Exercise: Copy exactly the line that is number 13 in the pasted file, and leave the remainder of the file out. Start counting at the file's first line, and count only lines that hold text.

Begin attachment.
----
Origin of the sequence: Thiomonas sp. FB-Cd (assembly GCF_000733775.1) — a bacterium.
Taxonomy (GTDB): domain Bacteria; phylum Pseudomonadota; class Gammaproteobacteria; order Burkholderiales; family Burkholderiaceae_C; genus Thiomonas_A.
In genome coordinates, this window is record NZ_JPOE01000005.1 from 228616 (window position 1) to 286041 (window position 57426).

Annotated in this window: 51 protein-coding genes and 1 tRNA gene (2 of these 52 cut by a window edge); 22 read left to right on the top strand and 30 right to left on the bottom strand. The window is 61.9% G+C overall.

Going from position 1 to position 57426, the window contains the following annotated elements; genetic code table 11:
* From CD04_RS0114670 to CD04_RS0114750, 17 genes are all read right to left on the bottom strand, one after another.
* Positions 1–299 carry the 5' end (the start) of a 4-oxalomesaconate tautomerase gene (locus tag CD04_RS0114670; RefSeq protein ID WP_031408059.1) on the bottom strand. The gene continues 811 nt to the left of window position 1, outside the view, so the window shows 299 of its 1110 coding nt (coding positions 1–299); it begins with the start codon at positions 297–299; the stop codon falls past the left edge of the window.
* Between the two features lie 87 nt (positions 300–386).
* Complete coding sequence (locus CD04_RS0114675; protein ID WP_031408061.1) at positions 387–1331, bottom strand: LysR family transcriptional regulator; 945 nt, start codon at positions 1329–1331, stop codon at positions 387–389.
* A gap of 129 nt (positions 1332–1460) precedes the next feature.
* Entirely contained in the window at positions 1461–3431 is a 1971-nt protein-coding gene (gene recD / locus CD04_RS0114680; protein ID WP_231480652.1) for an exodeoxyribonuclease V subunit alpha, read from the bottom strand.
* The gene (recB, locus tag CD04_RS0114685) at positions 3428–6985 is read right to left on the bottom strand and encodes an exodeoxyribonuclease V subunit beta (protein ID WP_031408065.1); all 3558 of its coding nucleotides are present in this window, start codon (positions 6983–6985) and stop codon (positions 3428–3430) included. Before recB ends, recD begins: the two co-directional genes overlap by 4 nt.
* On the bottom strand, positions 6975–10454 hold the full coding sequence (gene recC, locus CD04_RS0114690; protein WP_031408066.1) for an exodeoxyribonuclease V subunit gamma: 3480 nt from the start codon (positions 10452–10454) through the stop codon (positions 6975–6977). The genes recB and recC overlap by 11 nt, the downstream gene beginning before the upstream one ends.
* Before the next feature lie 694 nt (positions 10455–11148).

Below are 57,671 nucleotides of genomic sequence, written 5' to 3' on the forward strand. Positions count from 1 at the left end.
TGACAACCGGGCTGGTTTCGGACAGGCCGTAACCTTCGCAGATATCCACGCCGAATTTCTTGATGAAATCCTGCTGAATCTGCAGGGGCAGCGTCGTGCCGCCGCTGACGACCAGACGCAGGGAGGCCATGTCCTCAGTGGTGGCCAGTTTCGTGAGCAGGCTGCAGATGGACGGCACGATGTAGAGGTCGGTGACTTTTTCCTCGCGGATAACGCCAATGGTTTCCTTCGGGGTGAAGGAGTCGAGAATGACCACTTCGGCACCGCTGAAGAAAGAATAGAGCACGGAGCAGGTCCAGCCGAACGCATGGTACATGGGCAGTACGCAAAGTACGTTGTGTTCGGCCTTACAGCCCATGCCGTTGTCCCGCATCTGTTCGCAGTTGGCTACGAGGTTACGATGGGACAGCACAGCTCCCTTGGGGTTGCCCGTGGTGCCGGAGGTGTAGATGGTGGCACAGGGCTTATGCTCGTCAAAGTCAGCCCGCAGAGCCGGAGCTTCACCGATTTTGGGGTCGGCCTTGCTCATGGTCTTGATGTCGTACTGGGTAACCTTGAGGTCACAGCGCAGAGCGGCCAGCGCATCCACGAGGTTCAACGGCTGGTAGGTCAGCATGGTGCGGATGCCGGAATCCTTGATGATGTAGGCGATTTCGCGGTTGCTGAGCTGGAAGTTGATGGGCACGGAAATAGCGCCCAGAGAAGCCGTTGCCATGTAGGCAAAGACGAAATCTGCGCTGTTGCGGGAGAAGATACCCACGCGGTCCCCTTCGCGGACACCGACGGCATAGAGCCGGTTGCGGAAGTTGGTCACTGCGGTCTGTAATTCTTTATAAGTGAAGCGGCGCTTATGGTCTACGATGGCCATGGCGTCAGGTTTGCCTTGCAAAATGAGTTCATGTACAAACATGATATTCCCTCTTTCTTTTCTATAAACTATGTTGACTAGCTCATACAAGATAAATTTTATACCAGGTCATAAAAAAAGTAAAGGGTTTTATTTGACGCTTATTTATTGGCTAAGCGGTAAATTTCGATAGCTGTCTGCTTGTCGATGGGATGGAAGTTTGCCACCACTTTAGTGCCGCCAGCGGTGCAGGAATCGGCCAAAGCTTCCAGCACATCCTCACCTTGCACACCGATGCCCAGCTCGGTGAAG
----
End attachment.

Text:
* On the bottom strand, positions 6975–10454 hold the full coding sequence (gene recC, locus CD04_RS0114690; protein WP_031408066.1) for an exodeoxyribonuclease V subunit gamma: 3480 nt from the start codon (positions 10452–10454) through the stop codon (positions 6975–6977). The genes recB and recC overlap by 11 nt, the downstream gene beginning before the upstream one ends.